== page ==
Phages in mucus aid immune system by killing invading bacteria.
…animal mucus — whether from humans, fish or corals — is loaded with bacteria-killing viruses called phages. These protect their hosts from infection by destroying incoming bacteria. In return, the phages are exposed to a steady torrent of microbes in which to reproduce.
Nanowerk LLC Nanotechnology technique controls blood sugar in diabetics for days at a time Nanowerk LLC (Nanowerk News) In a promising development for diabetes treatment, researchers have developed a network of nanoscale particles that can be…
UCT professor wins international award for TB work Health24.com I’ve trained so many young scientists - and this award is for them.” Mizrahi plans to use most of the prize money on hiring senior researchers who are able to bring new skills to the…
Technology can turn our entire lives into learning experiences via “socialstructed learning,” an aggregation of microlearning experiences drawn from a rich ecology of content and driven not by grades but by social and intrinsic rewards, suggests Marina Gorbis, Executive Director at the Institute for the Future.
“Today’s obsession with MOOCs is a reminder of the old forecasting paradigm: In the early stages of technology introduction we try to fit new technologies into existing social structures in ways that have become familiar to us,” she says.
What if we could access historical, artistic, demographic, environmental, architectural, and other kinds of information embedded in the real world via augmented reality devices?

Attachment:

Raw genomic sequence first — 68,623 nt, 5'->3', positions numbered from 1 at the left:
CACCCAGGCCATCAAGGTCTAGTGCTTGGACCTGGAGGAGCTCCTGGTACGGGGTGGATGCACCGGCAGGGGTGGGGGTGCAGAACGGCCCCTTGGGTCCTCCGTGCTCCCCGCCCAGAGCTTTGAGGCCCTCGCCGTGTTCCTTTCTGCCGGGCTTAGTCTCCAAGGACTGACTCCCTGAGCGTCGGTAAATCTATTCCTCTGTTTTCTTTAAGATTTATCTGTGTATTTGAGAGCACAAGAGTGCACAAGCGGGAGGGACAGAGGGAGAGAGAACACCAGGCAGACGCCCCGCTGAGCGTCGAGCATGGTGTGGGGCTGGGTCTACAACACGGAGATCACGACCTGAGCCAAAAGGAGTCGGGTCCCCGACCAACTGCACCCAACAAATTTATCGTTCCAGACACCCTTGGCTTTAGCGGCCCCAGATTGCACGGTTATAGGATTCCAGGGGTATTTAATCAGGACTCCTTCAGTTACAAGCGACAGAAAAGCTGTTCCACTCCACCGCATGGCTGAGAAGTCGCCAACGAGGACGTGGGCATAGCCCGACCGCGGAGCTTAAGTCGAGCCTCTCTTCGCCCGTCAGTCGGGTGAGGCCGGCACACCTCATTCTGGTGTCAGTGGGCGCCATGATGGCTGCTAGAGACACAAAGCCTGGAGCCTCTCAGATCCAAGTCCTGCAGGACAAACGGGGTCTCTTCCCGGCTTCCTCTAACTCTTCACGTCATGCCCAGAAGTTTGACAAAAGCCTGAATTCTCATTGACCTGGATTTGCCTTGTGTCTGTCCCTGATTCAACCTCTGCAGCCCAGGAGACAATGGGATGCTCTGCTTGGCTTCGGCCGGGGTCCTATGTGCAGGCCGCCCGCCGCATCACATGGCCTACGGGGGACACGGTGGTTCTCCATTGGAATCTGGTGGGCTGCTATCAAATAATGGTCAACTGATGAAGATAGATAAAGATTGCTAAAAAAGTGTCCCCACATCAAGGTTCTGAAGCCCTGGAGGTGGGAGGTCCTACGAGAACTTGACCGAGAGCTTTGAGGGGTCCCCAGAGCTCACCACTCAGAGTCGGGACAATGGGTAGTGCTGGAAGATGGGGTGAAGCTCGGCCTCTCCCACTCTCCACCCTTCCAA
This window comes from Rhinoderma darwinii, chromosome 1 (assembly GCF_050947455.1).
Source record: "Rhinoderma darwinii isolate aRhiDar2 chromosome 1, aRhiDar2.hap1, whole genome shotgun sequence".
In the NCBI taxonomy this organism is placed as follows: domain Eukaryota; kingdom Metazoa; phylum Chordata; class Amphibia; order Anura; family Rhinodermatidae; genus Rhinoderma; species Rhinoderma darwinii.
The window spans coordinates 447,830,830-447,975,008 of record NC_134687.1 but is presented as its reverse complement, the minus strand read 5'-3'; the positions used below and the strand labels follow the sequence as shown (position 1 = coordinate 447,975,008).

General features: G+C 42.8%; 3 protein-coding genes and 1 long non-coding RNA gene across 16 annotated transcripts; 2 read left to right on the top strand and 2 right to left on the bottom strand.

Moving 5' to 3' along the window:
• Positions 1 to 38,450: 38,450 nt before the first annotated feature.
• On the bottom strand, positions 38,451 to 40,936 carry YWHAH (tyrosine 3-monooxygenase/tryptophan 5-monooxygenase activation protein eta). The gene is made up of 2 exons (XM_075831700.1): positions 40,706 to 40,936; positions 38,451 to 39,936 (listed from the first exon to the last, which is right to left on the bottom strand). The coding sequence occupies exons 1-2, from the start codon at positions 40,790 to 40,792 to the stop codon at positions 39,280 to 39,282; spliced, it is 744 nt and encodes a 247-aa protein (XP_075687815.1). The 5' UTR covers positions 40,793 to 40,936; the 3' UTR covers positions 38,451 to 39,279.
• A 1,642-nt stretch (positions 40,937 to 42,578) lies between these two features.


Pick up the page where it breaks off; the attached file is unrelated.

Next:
“This is exactly what a project from USC and UCLA called HyperCities is doing: layering historical information on the actual city terrain. As you walk around with your cell phone, you can point to a site and see what it looked like a century ago, who lived there, what the environment was like.
“The Smithsonian’s free iPhone and iPad app, Leafsnap, responds when you take a photo of a tree leaf by instantly searching a growing library of leaf images amassed by the Smithsonian Institution.
“We are moving away from the model in which learning is organized around stable, usually hierarchical institutions (schools, colleges, universities) . … Replacing that model is a new system in which learning is best conceived of as a flow, where learning resources are not scarce but widely available, opportunities for learning are abundant, and learners increasingly have the ability to autonomously dip into and out of continuous learning flows.”
Neuroscientists at Howard Hughes Medical Institute have mapped the activity of nearly all the neurons in a vertebrate brain at cellular resolution, with signficant implications for neuroscience research and projects like the proposed Brain Activity Map (BAM).
Fast volumetric imaging of the larval zebrafish brain with light-sheet microscopy (credit: Misha B Ahrens, Philipp J Keller/Nature Methods)
The researchers used high-speed light sheet microscopy to image the activity of 80% of the neurons in the brain (which is composed of ~100,000 neurons) of a fish larva at 0.8 Hz (an image every 1.3 seconds), with single-cell resolution.
This represents the first technology that achieves whole brain imaging of a vertebrate brain at cellular resolution with speeds that approximate neural activity patterns and behavior, as Nature Methodsmethagora blog noted.